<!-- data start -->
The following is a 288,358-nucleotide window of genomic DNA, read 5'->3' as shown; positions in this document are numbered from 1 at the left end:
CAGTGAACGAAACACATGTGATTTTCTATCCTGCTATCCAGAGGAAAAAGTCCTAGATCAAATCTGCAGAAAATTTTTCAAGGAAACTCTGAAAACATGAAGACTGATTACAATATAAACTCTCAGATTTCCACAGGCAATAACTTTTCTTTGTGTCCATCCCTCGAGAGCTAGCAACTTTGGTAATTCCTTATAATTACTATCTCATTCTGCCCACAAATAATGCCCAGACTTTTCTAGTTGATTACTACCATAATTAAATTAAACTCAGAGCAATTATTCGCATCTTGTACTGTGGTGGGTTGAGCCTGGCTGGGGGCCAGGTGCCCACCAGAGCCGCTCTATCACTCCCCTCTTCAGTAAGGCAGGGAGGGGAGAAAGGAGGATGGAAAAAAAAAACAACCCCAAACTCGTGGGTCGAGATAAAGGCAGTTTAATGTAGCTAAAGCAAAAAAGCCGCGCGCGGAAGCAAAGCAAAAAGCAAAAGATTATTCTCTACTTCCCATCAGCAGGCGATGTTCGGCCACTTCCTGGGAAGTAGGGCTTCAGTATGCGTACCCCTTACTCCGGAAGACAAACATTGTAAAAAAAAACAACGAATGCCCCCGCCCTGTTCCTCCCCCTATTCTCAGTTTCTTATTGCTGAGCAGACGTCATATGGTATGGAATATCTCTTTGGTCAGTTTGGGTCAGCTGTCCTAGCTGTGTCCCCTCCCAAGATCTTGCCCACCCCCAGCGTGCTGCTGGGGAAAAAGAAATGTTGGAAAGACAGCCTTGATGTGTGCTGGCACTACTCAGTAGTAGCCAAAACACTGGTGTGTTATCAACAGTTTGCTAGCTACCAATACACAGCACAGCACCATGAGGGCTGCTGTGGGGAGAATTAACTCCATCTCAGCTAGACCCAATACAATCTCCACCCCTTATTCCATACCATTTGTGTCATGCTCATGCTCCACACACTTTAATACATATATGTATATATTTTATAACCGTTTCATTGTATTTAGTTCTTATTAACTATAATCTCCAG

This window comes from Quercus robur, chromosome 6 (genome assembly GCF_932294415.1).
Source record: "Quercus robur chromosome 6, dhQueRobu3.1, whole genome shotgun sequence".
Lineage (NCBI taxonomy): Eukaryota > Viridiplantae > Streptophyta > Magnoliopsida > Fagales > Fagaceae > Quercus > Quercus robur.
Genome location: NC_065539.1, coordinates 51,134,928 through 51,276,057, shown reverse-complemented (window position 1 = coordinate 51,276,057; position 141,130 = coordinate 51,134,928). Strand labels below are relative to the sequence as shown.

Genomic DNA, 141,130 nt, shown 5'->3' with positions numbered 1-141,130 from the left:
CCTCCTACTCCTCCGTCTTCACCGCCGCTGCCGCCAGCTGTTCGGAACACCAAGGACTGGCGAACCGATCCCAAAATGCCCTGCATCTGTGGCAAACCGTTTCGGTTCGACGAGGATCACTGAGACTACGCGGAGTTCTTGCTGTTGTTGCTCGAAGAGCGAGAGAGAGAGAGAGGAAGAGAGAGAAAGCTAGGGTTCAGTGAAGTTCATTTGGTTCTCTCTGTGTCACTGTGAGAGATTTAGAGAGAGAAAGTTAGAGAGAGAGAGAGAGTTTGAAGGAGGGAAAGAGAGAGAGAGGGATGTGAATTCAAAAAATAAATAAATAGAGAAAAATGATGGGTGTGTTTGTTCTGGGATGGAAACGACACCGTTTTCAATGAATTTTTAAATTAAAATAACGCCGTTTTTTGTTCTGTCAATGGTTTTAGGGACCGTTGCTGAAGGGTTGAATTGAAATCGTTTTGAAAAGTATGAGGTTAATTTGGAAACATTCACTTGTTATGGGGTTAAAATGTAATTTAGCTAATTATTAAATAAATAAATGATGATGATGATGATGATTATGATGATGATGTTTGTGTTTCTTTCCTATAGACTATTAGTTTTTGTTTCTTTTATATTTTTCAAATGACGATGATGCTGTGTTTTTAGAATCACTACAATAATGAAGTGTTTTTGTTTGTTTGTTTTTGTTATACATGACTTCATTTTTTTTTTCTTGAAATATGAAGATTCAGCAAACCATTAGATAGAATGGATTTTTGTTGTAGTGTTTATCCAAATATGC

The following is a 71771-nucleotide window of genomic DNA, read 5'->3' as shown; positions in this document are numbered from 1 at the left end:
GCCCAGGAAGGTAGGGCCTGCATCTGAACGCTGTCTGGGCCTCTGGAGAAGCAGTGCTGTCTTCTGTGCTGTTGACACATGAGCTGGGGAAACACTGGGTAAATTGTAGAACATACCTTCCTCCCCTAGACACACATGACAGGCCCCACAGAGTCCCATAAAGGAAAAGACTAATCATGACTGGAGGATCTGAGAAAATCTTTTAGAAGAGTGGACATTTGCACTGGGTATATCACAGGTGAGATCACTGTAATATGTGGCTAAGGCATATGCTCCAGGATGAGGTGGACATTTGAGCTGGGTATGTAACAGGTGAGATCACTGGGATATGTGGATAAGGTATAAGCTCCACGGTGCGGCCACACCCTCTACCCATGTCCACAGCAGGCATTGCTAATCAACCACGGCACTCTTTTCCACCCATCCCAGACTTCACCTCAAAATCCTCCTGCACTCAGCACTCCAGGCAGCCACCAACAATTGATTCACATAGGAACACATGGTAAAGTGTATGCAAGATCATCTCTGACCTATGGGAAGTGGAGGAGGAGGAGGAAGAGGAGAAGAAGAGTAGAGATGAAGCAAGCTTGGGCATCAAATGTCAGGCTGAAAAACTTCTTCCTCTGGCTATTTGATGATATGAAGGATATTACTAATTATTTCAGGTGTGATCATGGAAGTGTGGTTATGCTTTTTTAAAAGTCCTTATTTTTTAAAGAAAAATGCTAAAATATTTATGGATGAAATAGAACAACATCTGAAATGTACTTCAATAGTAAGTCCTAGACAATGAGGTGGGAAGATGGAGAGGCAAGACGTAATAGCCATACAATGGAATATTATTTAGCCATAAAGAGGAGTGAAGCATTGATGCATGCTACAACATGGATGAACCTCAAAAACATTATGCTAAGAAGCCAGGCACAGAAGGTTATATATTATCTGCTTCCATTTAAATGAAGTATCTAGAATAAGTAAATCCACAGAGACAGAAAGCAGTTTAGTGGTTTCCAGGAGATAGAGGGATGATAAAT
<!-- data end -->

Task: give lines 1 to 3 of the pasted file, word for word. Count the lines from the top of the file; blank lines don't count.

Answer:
The following is a 288,358-nucleotide window of genomic DNA, read 5'->3' as shown; positions in this document are numbered from 1 at the left end:
CAGTGAACGAAACACATGTGATTTTCTATCCTGCTATCCAGAGGAAAAAGTCCTAGATCAAATCTGCAGAAAATTTTTCAAGGAAACTCTGAAAACATGAAGACTGATTACAATATAAACTCTCAGATTTCCACAGGCAATAACTTTTCTTTGTGTCCATCCCTCGAGAGCTAGCAACTTTGGTAATTCCTTATAATTACTATCTCATTCTGCCCACAAATAATGCCCAGACTTTTCTAGTTGATTACTACCATAATTAAATTAAACTCAGAGCAATTATTCGCATCTTGTACTGTGGTGGGTTGAGCCTGGCTGGGGGCCAGGTGCCCACCAGAGCCGCTCTATCACTCCCCTCTTCAGTAAGGCAGGGAGGGGAGAAAGGAGGATGGAAAAAAAAAACAACCCCAAACTCGTGGGTCGAGATAAAGGCAGTTTAATGTAGCTAAAGCAAAAAAGCCGCGCGCGGAAGCAAAGCAAAAAGCAAAAGATTATTCTCTACTTCCCATCAGCAGGCGATGTTCGGCCACTTCCTGGGAAGTAGGGCTTCAGTATGCGTACCCCTTACTCCGGAAGACAAACATTGTAAAAAAAAACAACGAATGCCCCCGCCCTGTTCCTCCCCCTATTCTCAGTTTCTTATTGCTGAGCAGACGTCATATGGTATGGAATATCTCTTTGGTCAGTTTGGGTCAGCTGTCCTAGCTGTGTCCCCTCCCAAGATCTTGCCCACCCCCAGCGTGCTGCTGGGGAAAAAGAAATGTTGGAAAGACAGCCTTGATGTGTGCTGGCACTACTCAGTAGTAGCCAAAACACTGGTGTGTTATCAACAGTTTGCTAGCTACCAATACACAGCACAGCACCATGAGGGCTGCTGTGGGGAGAATTAACTCCATCTCAGCTAGACCCAATACAATCTCCACCCCTTATTCCATACCATTTGTGTCATGCTCATGCTCCACACACTTTAATACATATATGTATATATTTTATAACCGTTTCATTGTATTTAGTTCTTATTAACTATAATCTCCAG

This window comes from Quercus robur, chromosome 6 (genome assembly GCF_932294415.1).